Roadblocks cleared for Valentino’s

After months of speculation about the year-long closure of the popular restaurant overlooking Little Bay in Bayside, Queens Parks Commissioner Dorothy Lewandowski and restaurateur Georgio Kolaj sat down for an exclusive interview with The Queens Courier, to put the rumors to rest.

Actual construction is about to begin on the former Caffé on the Green and after months – and roughly $100,000 in design work – it will open as Valentino’s “in the spring” as a destination restaurant to make Queens proud.

“We completed the final filing this week,” said Kolaj on Wednesday, December 9. “I want to make it clear that the Department of Buildings and the Parks Department have been most helpful,” he added.

“All construction projects on city-owned property have to be approved by the Design Commission,” Lewandowski explained. “Nothing could go forward until they approved the designs,” she added

Established in 1898 as the Art Commission and renamed in 2008, the mayoral agency is composed of 11 unpaid members and only meets once a month. It has one architect, landscape architect, painter and sculptor; the rest are from museums and the New York Public Library.

Compliance with the Americans with Disabilities Act (ADA) was the thorniest problem, Kolaj and Lewandowski agreed. An elevator had to be installed, landings and ramps widened and other changes made, “without substantial change to the outside.” It took several tries to get a plan that worked, they said.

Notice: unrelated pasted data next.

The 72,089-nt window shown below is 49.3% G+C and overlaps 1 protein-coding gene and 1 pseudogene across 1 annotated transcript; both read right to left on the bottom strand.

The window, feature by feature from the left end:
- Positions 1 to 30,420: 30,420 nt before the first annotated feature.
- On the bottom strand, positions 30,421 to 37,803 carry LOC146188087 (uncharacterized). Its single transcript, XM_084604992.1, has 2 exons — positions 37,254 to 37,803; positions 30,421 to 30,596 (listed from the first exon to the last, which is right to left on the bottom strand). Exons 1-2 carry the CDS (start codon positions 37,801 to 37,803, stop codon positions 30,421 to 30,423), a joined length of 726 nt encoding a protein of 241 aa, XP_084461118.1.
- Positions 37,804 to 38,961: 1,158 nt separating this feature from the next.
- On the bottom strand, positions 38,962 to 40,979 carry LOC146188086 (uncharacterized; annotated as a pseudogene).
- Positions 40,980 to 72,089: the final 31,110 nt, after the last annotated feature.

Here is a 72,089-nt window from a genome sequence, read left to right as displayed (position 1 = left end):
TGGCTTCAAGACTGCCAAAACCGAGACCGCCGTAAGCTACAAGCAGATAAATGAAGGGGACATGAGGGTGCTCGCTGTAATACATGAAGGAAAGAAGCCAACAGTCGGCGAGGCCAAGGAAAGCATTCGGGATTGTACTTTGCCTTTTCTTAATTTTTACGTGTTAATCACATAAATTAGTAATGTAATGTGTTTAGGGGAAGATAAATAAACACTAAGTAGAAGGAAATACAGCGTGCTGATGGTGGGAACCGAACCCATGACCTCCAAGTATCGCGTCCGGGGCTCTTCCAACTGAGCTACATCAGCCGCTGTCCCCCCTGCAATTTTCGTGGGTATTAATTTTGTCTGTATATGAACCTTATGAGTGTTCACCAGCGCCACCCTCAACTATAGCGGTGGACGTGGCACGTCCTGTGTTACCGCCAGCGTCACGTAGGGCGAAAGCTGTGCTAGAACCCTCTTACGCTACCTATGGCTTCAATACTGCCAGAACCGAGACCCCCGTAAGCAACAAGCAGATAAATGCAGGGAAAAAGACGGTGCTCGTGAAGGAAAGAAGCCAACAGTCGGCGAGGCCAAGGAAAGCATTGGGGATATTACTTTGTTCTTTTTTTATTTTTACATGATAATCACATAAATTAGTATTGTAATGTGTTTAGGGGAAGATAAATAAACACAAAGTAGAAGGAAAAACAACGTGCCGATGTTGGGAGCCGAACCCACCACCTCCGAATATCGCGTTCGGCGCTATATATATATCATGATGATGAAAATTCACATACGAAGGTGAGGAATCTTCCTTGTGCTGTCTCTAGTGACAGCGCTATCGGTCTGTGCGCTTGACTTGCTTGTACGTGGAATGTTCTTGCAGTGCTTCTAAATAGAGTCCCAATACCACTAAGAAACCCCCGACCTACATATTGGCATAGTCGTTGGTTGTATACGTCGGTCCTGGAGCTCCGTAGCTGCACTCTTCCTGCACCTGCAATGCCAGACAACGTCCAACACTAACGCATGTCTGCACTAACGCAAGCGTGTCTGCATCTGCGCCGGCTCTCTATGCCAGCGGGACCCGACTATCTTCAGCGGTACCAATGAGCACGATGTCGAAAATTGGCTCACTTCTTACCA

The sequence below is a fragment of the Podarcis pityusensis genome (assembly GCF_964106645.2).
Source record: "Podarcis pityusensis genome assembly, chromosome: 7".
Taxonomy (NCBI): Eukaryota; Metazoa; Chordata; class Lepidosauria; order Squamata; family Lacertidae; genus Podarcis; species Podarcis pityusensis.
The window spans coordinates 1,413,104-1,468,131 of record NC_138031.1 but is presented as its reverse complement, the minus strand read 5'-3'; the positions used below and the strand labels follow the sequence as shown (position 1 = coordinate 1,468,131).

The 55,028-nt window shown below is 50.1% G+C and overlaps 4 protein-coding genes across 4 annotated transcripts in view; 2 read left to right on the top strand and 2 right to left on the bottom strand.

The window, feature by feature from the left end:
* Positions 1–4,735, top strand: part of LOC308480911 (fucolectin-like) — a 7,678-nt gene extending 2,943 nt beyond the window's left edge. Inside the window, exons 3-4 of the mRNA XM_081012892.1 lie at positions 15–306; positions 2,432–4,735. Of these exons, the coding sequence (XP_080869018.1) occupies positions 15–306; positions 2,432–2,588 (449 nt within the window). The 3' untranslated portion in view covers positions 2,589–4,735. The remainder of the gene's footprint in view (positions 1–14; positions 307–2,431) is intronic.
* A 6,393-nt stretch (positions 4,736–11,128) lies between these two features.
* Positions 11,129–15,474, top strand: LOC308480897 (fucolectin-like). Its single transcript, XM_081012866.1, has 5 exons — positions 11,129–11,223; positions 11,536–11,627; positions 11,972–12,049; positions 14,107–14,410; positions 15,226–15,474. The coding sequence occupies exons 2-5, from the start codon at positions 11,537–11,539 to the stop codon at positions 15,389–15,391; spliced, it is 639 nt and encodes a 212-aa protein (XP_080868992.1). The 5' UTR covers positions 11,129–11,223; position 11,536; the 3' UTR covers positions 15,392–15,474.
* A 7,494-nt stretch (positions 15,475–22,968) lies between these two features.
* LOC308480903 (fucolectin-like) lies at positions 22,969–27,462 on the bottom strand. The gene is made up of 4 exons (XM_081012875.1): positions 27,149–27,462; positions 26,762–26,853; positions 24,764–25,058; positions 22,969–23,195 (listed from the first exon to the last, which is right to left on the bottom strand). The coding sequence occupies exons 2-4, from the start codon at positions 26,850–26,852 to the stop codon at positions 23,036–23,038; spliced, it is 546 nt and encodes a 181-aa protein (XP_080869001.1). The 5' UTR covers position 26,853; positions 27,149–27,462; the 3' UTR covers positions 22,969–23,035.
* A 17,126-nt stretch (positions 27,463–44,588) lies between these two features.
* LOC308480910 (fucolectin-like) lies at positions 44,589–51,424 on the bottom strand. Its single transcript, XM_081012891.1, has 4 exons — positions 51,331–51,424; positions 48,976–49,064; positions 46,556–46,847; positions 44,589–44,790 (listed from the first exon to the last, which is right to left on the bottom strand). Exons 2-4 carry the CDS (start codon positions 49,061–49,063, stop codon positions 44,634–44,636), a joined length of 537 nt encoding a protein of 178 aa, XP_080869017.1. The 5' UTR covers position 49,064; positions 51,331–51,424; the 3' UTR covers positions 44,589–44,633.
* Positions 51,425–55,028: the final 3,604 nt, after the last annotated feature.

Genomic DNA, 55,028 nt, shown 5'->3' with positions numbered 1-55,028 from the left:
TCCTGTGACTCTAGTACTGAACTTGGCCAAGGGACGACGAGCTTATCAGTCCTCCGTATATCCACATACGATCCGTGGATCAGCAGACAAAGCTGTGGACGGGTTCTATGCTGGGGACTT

Kolaj interviewed six architects and settled on two – one for the exterior and grounds and another for the interior of Valentino’s.

“The changes to the outside are so subtle as to go unnoticed,” Lewandowski said. Other than a slight change to a roof line and widening the entrance ramp “instead of individual window awnings, they will be continuous; it’s a pleasing look,” she said.

Inside, Kolaj has promised to retain and surpass the experience that a generation of customers was used to. “It was a well-run restaurant that served good food. We called in many of the old staff for interviews; some, including the banquet manager will be there, so there will be continuity.”

“I want everybody to know that this will be a fine restaurant both in food and décor. We’re spending many times what the original proposal called for [$860,000]. If Rudolf Valentino walked in, he’d be proud,” Kolaj said.

Indeed, Chef-partner Don Pintabona, the 12-year executive chef at the Tribeca Grill, will be the culinary face of Valentino’s to “meet and surpass the remembered dining experience – at the same price point,” Kolaj said. “We have a wine consultant trained in Florence, Italy and in Napa, CA; we expect to have a very extensive list, much of which will be in our ‘wine wall,’” he said.

“I promise we’ll keep the public informed,” Kolaj said.


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